Difference between revisions of "Salt marsh"

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Definition|title= Salt marsh
 
Definition|title= Salt marsh
|definition= Low, wet, muddy area periodically or continuously flooded by brackish or salt water to a shallow depth, usually characterized by grasses and other low plants (but not trees); land transitional between terrestrial and aquatic systems where saturation with water is the dominant factor controlling plant and animal communities and soils.<ref>CoPraNet glossary [http://www.coastalpractice.net/glossary/index.htm]</ref>.  
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|definition= Low, wet, muddy area periodically or continuously flooded by brackish or salt water to a shallow depth, usually characterized by grasses and other low plants (but not trees); land transitional between terrestrial and aquatic systems where saturation with water is the dominant factor controlling plant and animal communities and soils.
 
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[[Introduction to salt marshes|Salt marsh]] is a key habitat of transitional waters lying at the interface between the land and the sea, depending on, and periodically covered by tidal sea water.
 
  
Chapman (1960<ref> Chapman, V.J., 1960. ''Salt Marshes and Salt Deserts of the World.'' London: Leonard Hill Limited, 392p.</ref>, 1977 <ref>Chapman, V.J., 1974. Salt marshes and salt deserts of the world, in R.J. Reimold and W.H. Queen, ed.,'' Ecology of Halophytes''. New York: Academic Press, 3.19.</ref>) describes nine different geographical salt marsh regions throughout the world.
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[[Salt marshes|Salt marsh]] is a key habitat of transitional waters lying at the interface between the land and the sea, depending on, and periodically covered by tidal sea water.
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Chapman (1960<ref> Chapman, V.J., 1960. ''Salt Marshes and Salt Deserts of the World.'' London: Leonard Hill Limited, 392p.</ref>, 1977 a<ref>Chapman, V.J., 1977. ''Wet Coastal Ecosystems.'' Amsterdam: Elsevier, 440p.</ref>, b <ref>Chapman, V.J., 1997. ''Coastal Vegetation.'' New York: Pergamon Press, 292p.</ref>) describes nine different geographical salt marsh regions throughout the world.
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==Related articles==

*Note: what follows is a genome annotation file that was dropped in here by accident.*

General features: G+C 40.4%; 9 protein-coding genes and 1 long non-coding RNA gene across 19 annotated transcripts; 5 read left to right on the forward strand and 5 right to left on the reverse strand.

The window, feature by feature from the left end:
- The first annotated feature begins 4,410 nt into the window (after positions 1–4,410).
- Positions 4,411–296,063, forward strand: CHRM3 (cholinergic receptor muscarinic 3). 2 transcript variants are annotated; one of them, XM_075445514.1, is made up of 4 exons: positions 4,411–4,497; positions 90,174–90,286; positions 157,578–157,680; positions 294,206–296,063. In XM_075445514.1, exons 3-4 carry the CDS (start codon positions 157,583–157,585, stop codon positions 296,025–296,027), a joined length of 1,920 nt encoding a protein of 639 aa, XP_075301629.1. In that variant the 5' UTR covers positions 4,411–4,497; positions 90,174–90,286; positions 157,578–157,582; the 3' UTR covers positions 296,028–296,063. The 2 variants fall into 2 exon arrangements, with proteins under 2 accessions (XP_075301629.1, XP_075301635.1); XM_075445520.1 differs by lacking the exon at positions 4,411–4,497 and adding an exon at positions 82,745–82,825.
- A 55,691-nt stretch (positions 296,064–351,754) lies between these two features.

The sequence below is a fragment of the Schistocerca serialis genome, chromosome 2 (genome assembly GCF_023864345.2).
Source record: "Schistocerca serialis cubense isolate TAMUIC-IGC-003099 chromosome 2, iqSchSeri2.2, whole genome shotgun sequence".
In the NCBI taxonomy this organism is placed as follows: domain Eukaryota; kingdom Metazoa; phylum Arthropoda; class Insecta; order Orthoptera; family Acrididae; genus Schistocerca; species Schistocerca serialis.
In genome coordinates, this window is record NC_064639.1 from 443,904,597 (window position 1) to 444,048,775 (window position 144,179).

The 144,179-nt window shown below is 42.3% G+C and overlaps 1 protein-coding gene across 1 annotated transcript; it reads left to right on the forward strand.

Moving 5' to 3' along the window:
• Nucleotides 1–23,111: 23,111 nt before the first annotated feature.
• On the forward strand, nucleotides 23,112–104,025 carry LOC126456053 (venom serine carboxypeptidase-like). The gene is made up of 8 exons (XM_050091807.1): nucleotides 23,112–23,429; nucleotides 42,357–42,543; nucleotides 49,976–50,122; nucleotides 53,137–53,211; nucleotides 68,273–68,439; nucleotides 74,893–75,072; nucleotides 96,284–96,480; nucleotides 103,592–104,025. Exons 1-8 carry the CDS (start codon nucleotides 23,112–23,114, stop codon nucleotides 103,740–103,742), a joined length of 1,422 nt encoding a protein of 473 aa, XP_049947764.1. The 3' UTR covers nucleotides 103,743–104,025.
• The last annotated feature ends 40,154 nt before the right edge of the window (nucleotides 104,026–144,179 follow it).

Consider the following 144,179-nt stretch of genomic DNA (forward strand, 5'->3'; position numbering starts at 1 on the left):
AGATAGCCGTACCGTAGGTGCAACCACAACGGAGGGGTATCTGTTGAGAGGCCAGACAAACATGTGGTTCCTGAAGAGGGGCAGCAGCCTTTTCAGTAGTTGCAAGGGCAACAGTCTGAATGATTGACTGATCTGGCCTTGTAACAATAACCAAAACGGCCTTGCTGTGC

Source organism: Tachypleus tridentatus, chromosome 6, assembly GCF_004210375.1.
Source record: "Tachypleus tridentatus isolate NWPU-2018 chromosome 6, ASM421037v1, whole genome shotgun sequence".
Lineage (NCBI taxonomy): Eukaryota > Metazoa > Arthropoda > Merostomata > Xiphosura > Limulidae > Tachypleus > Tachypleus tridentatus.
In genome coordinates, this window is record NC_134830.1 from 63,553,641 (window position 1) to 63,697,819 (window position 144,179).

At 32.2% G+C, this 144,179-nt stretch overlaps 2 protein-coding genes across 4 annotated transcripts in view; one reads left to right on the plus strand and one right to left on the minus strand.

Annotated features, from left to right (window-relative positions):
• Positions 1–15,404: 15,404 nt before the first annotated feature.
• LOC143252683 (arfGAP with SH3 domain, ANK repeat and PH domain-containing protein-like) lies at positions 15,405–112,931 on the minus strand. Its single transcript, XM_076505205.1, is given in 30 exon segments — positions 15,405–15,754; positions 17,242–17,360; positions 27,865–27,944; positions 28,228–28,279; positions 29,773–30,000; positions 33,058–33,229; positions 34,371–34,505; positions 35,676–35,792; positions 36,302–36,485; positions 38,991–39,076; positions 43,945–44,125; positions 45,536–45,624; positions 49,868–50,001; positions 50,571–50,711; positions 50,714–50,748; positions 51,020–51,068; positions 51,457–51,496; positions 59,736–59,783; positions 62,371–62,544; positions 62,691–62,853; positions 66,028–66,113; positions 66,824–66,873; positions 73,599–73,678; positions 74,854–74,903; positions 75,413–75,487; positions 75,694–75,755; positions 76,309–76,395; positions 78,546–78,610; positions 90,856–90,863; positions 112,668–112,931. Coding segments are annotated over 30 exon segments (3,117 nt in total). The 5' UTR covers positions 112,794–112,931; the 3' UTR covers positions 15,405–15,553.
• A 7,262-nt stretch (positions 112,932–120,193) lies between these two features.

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* [[Salt marshes]]
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* [[Dynamics, threats and management of salt marshes]]
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* [[Spatial and temporal variability of salt marshes]]
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* [[Natural variability and change in coastal ecosystems#Salt marshes]]
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* [[Spatial and temporal scales in biogeomorphology#Coupling of mudflat to Saltmarsh]]
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* [[Characteristics of muddy coasts]]
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* [[Biogeomorphology of coastal systems]]
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* [[Natural shore protecting barriers]]
  
  
== Salt marsh species ==
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=See also=
  
== Habitat creation ==
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* [[Birds Directive, Habitats Directive, NATURA 2000]]
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* [http://en.wikipedia.org/wiki/Salt_marsh Salt marsh on Wikipedia]
  
==See also==
 
[[Natural variability in Coastal Ecosystems#Salt marshes]]
 
[http://en.wikipedia.org/wiki/Salt_marsh Salt marsh on Wikipedia]
 
  
==References==
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=References=
 
<references/>
 
<references/>

Revision as of 12:32, 20 September 2020

Definition of Salt marsh:
Low, wet, muddy area periodically or continuously flooded by brackish or salt water to a shallow depth, usually characterized by grasses and other low plants (but not trees); land transitional between terrestrial and aquatic systems where saturation with water is the dominant factor controlling plant and animal communities and soils.
This is the common definition for Salt marsh, other definitions can be discussed in the article


Salt marsh is a key habitat of transitional waters lying at the interface between the land and the sea, depending on, and periodically covered by tidal sea water. Chapman (1960[1], 1977 a[2], b [3]) describes nine different geographical salt marsh regions throughout the world.


Related articles


See also


References

  1. Chapman, V.J., 1960. Salt Marshes and Salt Deserts of the World. London: Leonard Hill Limited, 392p.
  2. Chapman, V.J., 1977. Wet Coastal Ecosystems. Amsterdam: Elsevier, 440p.
  3. Chapman, V.J., 1997. Coastal Vegetation. New York: Pergamon Press, 292p.